Aoife describes how she attained an offer to study Psychology at King's College, Cambridge.
Hi! I’m Aoife, I’m from Dublin, and I’m a 2nd year student at King’s College, Cambridge. I study Psychological and Behavioural Sciences (PBS for short). I took French, Music, Physics & Politics in school, alongside the standard core subjects, and applied to Cambridge because I took one look at the course, fell in love, then realised ‘Oh God, I’m actually doing this.’
Since we can’t study psychology in school, it can be hard to get to grips with what the subject actually is. It took me months to figure out what the differences were between psychology, psychiatry, and neuroscience! The best thing I did was watching Gresham College’s lectures for a free insight into how psychology is taught, to see if it was an approach I liked. Short Ted-Ed videos on the bus home were also great for figuring out what topics were most interesting to me.
I hadn’t really considered applying to Cambridge before the start of 5th year. A part of me thought it was crazy when my guidance counsellor suggested it. But it was a massive shock to see that the points weren’t as high as I thought. I’d say if you’re thinking about going to Trinity, getting the grades for Cambridge isn’t as far away as it seems.
I didn’t apply anywhere else in the UK. I’m a big believer in applying to the course, not the college or the country, and Cambridge’s was the only one I genuinely loved the look of. The fact that I could take psychology alongside a bunch of interrelated subjects really appealed to me, as it’s all but impossible to do that in Ireland. It was nice to have a way out of the points race, but I definitely took the CAO seriously as well – I don’t think anyone can take a place here for granted.
The UCAS Experience
Applying to the UK is definitely a bigger process than in Ireland. UCAS have a great mailing list for Oxbridge applicants that helped me out massively, especially their Facebook Live sessions with admissions tutors. The biggest tip I got for writing a personal statement was to only dedicate about 20% of my space to my ‘best’ extra-curriculars, but to pack in as many of the skills I learned from them as possible. Aside from that, it’s really helpful to go over what you write with your English teacher, alongside people who know you really well. Just remember that your voice and your words come first!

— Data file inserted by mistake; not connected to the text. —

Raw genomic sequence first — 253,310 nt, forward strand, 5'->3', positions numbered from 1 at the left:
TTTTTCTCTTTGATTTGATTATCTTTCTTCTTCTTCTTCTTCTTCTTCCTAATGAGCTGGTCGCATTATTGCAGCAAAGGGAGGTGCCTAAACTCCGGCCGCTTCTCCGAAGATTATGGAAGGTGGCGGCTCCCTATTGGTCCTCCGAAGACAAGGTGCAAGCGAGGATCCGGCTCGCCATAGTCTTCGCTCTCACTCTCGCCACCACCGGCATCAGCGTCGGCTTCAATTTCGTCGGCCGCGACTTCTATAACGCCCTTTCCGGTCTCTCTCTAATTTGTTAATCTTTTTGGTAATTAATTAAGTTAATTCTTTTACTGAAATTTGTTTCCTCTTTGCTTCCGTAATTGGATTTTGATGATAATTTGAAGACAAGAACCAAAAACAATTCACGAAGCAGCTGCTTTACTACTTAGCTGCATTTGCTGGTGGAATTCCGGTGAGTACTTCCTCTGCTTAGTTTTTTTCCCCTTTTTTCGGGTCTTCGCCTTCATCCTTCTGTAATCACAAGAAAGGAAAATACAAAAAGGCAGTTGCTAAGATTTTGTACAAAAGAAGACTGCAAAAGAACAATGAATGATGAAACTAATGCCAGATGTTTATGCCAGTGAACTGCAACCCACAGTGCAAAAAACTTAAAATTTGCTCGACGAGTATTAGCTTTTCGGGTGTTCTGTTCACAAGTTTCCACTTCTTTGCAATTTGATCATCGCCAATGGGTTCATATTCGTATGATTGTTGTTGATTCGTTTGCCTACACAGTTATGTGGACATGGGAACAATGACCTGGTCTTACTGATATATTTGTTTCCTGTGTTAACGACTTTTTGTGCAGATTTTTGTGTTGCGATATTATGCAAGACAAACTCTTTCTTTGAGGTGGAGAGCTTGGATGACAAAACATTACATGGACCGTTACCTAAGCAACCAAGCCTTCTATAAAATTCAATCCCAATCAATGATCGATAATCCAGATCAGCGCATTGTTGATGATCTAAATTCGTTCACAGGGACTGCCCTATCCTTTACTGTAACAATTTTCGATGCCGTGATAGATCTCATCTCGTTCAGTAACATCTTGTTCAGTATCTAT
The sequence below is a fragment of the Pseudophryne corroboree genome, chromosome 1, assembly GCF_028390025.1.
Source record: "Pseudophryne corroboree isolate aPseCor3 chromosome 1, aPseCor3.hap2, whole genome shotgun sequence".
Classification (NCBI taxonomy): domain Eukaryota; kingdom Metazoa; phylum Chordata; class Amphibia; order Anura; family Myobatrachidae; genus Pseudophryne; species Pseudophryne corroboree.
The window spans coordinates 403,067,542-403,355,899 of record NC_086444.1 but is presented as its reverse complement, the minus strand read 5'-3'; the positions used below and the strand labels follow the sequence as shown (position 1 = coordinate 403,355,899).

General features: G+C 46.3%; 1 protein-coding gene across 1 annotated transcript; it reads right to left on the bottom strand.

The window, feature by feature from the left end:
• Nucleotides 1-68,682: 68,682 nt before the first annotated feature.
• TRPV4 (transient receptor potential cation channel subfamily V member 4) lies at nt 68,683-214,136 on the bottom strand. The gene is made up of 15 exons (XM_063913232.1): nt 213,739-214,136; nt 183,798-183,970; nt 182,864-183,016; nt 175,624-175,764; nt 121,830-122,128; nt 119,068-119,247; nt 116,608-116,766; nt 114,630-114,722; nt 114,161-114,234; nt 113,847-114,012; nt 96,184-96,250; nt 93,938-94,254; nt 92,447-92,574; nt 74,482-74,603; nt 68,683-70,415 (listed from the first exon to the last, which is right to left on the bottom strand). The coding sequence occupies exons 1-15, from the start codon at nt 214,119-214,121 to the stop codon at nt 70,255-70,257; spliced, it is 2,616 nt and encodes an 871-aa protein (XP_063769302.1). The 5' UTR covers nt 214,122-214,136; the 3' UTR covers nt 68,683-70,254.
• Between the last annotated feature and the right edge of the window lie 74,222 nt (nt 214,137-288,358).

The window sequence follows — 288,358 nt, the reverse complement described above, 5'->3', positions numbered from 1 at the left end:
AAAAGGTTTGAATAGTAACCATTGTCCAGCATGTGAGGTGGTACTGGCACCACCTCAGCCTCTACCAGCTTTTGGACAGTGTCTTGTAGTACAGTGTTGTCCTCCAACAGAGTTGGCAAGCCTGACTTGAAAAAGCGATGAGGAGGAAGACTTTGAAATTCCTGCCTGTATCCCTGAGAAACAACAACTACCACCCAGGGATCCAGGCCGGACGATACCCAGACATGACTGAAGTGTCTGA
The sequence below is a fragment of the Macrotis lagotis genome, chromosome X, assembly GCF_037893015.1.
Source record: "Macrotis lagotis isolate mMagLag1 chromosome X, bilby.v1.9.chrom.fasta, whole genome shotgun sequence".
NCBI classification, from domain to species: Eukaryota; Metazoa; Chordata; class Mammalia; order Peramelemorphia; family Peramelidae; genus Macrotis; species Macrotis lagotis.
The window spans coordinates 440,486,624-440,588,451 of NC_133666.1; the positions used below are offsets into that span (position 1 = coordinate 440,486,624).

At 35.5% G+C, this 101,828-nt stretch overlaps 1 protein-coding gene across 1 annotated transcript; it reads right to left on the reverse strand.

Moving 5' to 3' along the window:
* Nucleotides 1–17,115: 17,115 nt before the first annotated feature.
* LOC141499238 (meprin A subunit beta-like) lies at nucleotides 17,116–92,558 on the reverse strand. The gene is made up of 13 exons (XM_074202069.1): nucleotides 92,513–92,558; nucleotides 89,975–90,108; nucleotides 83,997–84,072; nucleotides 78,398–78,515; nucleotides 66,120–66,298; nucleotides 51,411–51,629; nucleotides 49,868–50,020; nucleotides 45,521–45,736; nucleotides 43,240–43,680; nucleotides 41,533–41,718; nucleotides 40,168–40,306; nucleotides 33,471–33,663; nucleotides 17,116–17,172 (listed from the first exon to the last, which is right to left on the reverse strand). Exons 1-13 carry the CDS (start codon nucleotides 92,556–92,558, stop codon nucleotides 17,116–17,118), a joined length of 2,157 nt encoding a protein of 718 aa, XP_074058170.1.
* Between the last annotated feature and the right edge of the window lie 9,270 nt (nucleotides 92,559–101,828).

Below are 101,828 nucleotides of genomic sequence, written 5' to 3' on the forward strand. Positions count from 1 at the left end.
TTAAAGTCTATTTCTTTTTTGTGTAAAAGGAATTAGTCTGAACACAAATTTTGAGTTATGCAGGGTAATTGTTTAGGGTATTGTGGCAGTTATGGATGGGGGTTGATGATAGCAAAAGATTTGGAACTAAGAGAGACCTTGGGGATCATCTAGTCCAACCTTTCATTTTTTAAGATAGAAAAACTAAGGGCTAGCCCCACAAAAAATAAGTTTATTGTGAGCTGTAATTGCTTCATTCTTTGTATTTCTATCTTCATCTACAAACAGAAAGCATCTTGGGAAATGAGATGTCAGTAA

Another important thing is not discounting subjects that aren’t as relevant to your course. Sometimes having background knowledge in different things can be a huge benefit – I’ve found myself using every subject I studied at Leaving Cert at some point or another. If you’re applying for a subject you’ve never studied before, think about how what you’ve already done can relate to what you’re looking forward to learning about most.
PBS don’t set admissions tests (thankfully!) so the morning of the interview was the most nerve-wracking part of the entire process. It also ended up being the part I enjoyed the most. I was really aware that it could be my only chance to chat one-on-one with some of the best academics in the world, and I wanted to grab the opportunity with both hands. It made me really focus on giving things a go and just having fun without worrying too much about what it all might mean. The best advice I can give is that they’re not looking for what you know, they’re looking for how you think – so don’t be afraid to ask for help or try different ideas out.
Life at Cambridge Now
Now that I’m here, I love it. The lectures have always been interesting and we move through the course content fast enough that there’s never a boring day! I’ve gotten to try out so many things, from holding real brains to coding statistical models and even a summer internship as a research assistant. The workload is intense, but getting through it all is also hugely gratifying.
Honestly, give it a shot. There’s nothing to lose, the application process itself is a really useful experience and who knows – you might just surprise yourself!
Wishing you the very very best of luck, wherever you go,